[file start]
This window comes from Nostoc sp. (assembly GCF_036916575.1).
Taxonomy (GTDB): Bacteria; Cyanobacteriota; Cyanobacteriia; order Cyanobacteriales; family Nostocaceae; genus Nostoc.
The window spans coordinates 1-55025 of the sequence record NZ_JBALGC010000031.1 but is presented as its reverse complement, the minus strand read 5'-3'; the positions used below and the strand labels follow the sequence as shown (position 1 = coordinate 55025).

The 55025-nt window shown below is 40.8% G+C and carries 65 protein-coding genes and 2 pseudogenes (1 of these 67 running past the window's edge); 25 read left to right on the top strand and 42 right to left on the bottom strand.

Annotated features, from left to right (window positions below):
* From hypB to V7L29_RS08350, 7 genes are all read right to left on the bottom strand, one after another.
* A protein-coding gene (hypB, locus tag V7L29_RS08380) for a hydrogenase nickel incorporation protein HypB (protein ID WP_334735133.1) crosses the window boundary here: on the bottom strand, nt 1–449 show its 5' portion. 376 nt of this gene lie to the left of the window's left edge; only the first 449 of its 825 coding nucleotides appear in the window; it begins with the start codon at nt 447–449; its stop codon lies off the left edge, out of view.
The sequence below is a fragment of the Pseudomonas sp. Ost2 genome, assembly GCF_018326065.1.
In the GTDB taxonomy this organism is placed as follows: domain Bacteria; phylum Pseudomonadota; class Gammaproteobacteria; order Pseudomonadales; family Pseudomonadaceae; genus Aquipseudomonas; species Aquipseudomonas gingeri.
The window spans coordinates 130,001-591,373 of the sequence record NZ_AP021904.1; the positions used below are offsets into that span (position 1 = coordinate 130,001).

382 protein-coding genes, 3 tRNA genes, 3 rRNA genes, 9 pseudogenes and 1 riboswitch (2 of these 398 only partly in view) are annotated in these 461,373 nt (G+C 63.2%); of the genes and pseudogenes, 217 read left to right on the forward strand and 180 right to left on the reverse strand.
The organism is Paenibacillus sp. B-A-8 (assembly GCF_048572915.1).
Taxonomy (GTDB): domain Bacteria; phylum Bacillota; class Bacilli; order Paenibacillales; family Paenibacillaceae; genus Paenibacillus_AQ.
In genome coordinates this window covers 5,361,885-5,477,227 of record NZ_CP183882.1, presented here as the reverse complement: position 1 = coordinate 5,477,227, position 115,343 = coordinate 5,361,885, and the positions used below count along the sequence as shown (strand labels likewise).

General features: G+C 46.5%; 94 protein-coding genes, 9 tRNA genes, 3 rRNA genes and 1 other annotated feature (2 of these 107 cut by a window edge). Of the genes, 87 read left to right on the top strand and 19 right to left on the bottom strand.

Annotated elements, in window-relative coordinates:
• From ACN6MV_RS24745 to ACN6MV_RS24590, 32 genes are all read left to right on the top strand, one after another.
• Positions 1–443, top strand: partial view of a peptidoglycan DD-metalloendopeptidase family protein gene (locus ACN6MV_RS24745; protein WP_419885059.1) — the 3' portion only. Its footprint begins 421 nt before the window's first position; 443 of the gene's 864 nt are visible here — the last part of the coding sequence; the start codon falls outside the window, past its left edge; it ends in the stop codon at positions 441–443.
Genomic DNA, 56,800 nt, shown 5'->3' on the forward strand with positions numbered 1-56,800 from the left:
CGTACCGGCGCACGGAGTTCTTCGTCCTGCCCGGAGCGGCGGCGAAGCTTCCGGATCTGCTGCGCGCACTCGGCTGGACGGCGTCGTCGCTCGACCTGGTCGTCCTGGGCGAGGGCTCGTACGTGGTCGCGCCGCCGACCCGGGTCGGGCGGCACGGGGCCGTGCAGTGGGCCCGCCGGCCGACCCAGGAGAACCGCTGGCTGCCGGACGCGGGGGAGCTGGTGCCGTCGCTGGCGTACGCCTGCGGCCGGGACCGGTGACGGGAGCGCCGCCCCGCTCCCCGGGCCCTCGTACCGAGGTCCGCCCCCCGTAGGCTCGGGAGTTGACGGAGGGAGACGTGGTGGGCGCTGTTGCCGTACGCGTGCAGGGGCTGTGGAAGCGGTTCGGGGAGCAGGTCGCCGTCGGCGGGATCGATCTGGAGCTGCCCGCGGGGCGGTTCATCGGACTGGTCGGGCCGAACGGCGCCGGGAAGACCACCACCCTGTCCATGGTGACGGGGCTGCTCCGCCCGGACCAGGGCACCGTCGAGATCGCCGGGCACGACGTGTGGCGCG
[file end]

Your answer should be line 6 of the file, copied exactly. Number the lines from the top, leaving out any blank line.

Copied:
* From hypB to V7L29_RS08350, 7 genes are all read right to left on the bottom strand, one after another.